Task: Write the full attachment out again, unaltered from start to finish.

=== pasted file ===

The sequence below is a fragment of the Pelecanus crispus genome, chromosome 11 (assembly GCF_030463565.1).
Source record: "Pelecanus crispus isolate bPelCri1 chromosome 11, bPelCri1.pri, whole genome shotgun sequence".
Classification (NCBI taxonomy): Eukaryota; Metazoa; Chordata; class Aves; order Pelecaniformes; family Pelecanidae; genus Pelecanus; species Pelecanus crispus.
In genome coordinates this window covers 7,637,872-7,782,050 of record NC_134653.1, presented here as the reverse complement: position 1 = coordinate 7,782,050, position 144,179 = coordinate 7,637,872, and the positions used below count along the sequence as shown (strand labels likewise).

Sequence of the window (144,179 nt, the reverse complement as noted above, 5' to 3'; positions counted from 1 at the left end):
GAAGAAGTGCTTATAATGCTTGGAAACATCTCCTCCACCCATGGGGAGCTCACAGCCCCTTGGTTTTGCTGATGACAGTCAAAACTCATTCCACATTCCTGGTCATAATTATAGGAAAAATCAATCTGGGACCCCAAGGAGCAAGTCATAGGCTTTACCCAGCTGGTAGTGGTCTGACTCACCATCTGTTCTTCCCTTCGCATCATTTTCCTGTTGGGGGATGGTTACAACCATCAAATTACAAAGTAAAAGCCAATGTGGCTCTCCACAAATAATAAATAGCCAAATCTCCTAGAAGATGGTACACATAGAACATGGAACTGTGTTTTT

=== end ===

The sequence below is a fragment of the Pelecanus crispus genome, chromosome 11 (assembly GCF_030463565.1).
Source record: "Pelecanus crispus isolate bPelCri1 chromosome 11, bPelCri1.pri, whole genome shotgun sequence".
Classification (NCBI taxonomy): Eukaryota; Metazoa; Chordata; class Aves; order Pelecaniformes; family Pelecanidae; genus Pelecanus; species Pelecanus crispus.
In genome coordinates this window covers 7,637,872-7,782,050 of record NC_134653.1, presented here as the reverse complement: position 1 = coordinate 7,782,050, position 144,179 = coordinate 7,637,872, and the positions used below count along the sequence as shown (strand labels likewise).

Sequence of the window (144,179 nt, the reverse complement as noted above, 5' to 3'; positions counted from 1 at the left end):
GAAGAAGTGCTTATAATGCTTGGAAACATCTCCTCCACCCATGGGGAGCTCACAGCCCCTTGGTTTTGCTGATGACAGTCAAAACTCATTCCACATTCCTGGTCATAATTATAGGAAAAATCAATCTGGGACCCCAAGGAGCAAGTCATAGGCTTTACCCAGCTGGTAGTGGTCTGACTCACCATCTGTTCTTCCCTTCGCATCATTTTCCTGTTGGGGGATGGTTACAACCATCAAATTACAAAGTAAAAGCCAATGTGGCTCTCCACAAATAATAAATAGCCAAATCTCCTAGAAGATGGTACACATAGAACATGGAACTGTGTTTTT